GPS/Locations: Parking: (N 42.80812 / W 76.70188)
Directions: Take Route 90 (South from 5 and 20) along the eastern side of Cayuga Lake for about 10 miles. Depending on direction, you will see a pull-off on the east side of the road with various historical markers detailing Cayuga villages and Sullivan’s campaign against the Iroquois during the American Revolution. South of these markers, before the bridge that crosses Great Gully Creek is the parking area.
Or use Google Directions.
Parking: Roadside parking in a grassy area alongside Rt 90 to the north of the creek. Space for roughly 15 cars.
Number of falls: 2 large falls; 2 smaller cascades.
Size/Types: The full ravine is about 4 miles long and up to 150 ft deep. Only two of the waterfalls are of any considerable size. You will find the lower falls at the beginning of the trail-head and the upper falls about 2/3 mile up the gorge. The lower falls is about an 8 ft cascade over limestone bedrock leading to a nice 40 ft wide pool underneath. The upper falls is a beautiful 18 ft plunge over a limestone cap rock into a deep clear pool below. There is a large cavern underneath the upper falls where you can walk behind the waterfall. Proceed at your own risk; walking underneath any waterfall can be risky and we do not recommend you try it.
Best time to visit: Late spring, summer, and autumn. Since this waterfall requires a lot of creek-walking, times of higher water may prohibit you from reaching the falls. There are a few defined trails along the creek, but nothing that will take you all the way. Water flow is low in late summer, and the pools are usually deep and clear enough to allow for a refreshing dip.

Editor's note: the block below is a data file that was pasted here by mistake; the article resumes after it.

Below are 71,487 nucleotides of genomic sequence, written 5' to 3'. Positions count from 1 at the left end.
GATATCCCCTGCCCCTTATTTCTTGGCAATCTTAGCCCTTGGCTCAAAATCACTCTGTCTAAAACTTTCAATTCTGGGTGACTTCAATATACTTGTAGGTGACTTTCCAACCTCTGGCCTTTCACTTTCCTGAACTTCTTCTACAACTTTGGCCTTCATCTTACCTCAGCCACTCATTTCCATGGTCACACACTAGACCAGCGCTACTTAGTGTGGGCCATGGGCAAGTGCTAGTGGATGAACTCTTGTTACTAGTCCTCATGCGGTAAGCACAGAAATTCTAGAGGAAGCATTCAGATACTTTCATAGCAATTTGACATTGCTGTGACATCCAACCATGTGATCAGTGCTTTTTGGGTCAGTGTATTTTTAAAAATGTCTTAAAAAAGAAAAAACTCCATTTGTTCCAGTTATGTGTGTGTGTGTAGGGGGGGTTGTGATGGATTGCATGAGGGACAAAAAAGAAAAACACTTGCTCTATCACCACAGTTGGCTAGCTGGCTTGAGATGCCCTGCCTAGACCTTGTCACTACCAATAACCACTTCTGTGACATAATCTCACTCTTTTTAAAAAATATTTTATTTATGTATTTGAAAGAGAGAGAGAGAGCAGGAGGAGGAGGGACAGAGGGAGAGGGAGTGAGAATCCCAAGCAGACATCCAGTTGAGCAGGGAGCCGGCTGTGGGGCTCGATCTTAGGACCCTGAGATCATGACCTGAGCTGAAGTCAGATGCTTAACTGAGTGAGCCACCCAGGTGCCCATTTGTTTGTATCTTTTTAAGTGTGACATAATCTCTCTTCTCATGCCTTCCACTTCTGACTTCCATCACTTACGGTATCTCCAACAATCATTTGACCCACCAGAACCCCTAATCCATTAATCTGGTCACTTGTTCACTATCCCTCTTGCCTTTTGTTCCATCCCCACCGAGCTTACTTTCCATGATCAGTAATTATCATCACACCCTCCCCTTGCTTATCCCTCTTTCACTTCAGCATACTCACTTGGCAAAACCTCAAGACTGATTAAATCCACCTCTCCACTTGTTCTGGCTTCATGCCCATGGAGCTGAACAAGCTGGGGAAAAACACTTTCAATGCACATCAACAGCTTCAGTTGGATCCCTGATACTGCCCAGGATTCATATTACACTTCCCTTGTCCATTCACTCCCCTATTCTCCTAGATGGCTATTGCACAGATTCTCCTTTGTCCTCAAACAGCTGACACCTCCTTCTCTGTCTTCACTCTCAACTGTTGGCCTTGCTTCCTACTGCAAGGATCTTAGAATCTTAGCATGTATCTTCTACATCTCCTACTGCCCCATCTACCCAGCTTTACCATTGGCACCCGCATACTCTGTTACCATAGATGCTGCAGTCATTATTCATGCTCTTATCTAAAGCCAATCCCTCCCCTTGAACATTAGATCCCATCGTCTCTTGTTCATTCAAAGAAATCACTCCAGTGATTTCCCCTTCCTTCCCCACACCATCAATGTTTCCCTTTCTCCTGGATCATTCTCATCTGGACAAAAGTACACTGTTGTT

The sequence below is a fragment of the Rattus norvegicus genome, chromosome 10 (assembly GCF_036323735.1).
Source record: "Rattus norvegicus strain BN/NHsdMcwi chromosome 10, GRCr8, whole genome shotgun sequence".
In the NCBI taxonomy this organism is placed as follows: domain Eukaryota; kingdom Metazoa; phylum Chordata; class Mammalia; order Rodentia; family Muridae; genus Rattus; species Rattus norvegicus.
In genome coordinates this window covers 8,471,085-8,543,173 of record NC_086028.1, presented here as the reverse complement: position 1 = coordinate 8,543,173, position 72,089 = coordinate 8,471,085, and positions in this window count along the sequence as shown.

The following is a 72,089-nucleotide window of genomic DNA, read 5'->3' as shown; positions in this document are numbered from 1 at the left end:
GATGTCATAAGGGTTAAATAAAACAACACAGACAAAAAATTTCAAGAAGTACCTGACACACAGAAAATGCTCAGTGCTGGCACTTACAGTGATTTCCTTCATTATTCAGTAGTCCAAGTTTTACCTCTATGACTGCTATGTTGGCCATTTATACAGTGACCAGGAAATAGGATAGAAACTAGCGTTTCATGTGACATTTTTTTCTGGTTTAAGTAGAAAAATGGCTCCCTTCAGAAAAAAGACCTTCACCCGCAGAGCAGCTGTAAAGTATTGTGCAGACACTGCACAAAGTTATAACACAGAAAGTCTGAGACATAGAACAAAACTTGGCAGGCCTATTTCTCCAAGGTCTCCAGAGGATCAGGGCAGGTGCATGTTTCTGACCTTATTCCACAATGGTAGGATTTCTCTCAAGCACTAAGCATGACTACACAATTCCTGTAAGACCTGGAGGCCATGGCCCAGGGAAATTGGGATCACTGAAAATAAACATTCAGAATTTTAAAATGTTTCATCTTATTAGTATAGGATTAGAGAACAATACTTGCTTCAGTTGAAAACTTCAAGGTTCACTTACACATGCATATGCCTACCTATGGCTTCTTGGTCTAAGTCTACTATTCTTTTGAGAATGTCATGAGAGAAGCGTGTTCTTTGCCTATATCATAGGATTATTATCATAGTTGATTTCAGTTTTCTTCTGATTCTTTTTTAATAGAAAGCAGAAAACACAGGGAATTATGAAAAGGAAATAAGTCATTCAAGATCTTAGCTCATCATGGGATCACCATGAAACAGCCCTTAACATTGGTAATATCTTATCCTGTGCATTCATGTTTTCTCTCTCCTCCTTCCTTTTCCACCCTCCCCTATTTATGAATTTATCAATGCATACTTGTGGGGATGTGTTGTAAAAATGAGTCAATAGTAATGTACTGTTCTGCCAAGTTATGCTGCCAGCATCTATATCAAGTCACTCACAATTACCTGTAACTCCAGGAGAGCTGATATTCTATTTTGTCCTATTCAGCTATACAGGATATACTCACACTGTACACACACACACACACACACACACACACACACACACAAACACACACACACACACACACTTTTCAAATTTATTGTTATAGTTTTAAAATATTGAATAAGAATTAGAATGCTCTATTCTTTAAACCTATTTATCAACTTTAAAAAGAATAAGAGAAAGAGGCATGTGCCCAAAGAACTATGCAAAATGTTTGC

Flow: Highly variable. Low most of the summer. Roaring torrents in the early spring.
Waterway: Great Gully Creek, a tributary to Cayuga Lake.
Time: 1 hour.
Handicap accessibility: No.
Pets: Allowed on leash.
Swimming: Below the falls.
The Nature Conservancy
For Great Gully Farm:
Accurately named for its massive size, Great Gully encompasses over 25 square miles of watershed (80% of which is developed). It travels over 4 miles, dropping over 460 feet into Cayuga Lake. You cannot hike the length of the gully. It is mostly privately owned. But you can visit the section that is on Nature Conservancy land.
Great Gully cuts through massive layers of limestone, giving it a different look from shale-based waterfalls found in many of the other Finger Lakes gorges. The dropping and swirling water of Great Gully Creek has carved out several deep pools that maintain a significant depth throughout even the hottest summer months.